Fluoxetine for Anxious Children
The purpose of this study is to see if it is safe and effective to use fluoxetine to treat children and adolescents with Generalized Anxiety Disorder (GAD).
Anxiety disorders are one of the most common psychiatric disorders in children and adolescents, and can cause disturbances in the child's school, social, and family lives. Having an anxiety disorder puts a child at risk for depression and drug abuse, and appears to continue into adulthood. There is very little information on anxiety medications for children.
Children will be assigned randomly (like tossing a coin) to receive either fluoxetine or an inactive placebo for 12 weeks. Each child will be monitored for symptoms and side effects throughout the study. He/she will have blood tests at Weeks 4, 8, and 12 to measure drug levels in the blood. The study will last for 12 weeks.
A child is eligible for this study if he/she:
Is 8 to 17 years old and has anxiety disorder.
A child will not be eligible for this study if he/she:
Has current major depression, panic disorder, or obsessive-compulsive disorder, or abuses alcohol or drugs.
|Study Design:||Allocation: Randomized
Primary Purpose: Treatment
|Study Start Date:||June 1997|
|Estimated Study Completion Date:||July 2001|
To evaluate the safety and efficacy of fluoxetine as a treatment for children and adolescents with Generalized Anxiety Disorder (GAD).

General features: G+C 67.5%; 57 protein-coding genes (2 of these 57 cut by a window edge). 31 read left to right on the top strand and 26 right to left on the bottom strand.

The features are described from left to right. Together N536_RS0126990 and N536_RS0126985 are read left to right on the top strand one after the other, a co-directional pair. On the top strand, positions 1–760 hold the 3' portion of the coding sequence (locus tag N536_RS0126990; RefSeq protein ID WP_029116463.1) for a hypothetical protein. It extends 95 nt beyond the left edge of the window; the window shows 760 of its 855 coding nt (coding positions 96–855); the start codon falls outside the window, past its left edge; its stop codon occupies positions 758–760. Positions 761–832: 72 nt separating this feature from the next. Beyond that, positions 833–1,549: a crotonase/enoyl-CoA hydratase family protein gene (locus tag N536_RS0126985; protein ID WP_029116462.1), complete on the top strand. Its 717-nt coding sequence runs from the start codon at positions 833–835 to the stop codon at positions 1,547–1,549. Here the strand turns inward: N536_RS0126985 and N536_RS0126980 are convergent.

Anxiety disorders are among the most common childhood and adolescent psychiatric disorders and are often associated with academic, social, and family morbidity. These disorders frequently increase the risk for developing other psychiatric disorders (e.g., depression, substance abuse), aggregate in families, and appear to continue into adulthood. Except for Obsessive-Compulsive Disorder, there are very few pharmacological treatment studies for childhood anxiety disorders. Given the sparsity and methodological problems of previous anxiety pharmacological studies, it is clear that further investigation of the use of pharmacological treatment of children and adolescents with these disorders is needed.
Patients are randomized to receive either fixed-dose fluoxetine or placebo for 12 weeks. Patients are assessed for psychiatric symptomatology, functional status, and side effects. In addition, to assess attainment of steady state and compliance with treatment, plasma levels of fluoxetine and norfluoxetine are measured at 4, 8, and 12 weeks. To standardize the treatment protocol and to assure that both groups (fluoxetine and placebo) receive equivalent nonpharmacological treatment, a manual is used. Potential predictors of clinical response (such as age, sex, duration and severity of anxiety, school absenteeism, sub-syndromal depressive symptoms, family history of anxiety or mood disorders) are explored.
|Principal Investigator:||Boris Birmaher, MD|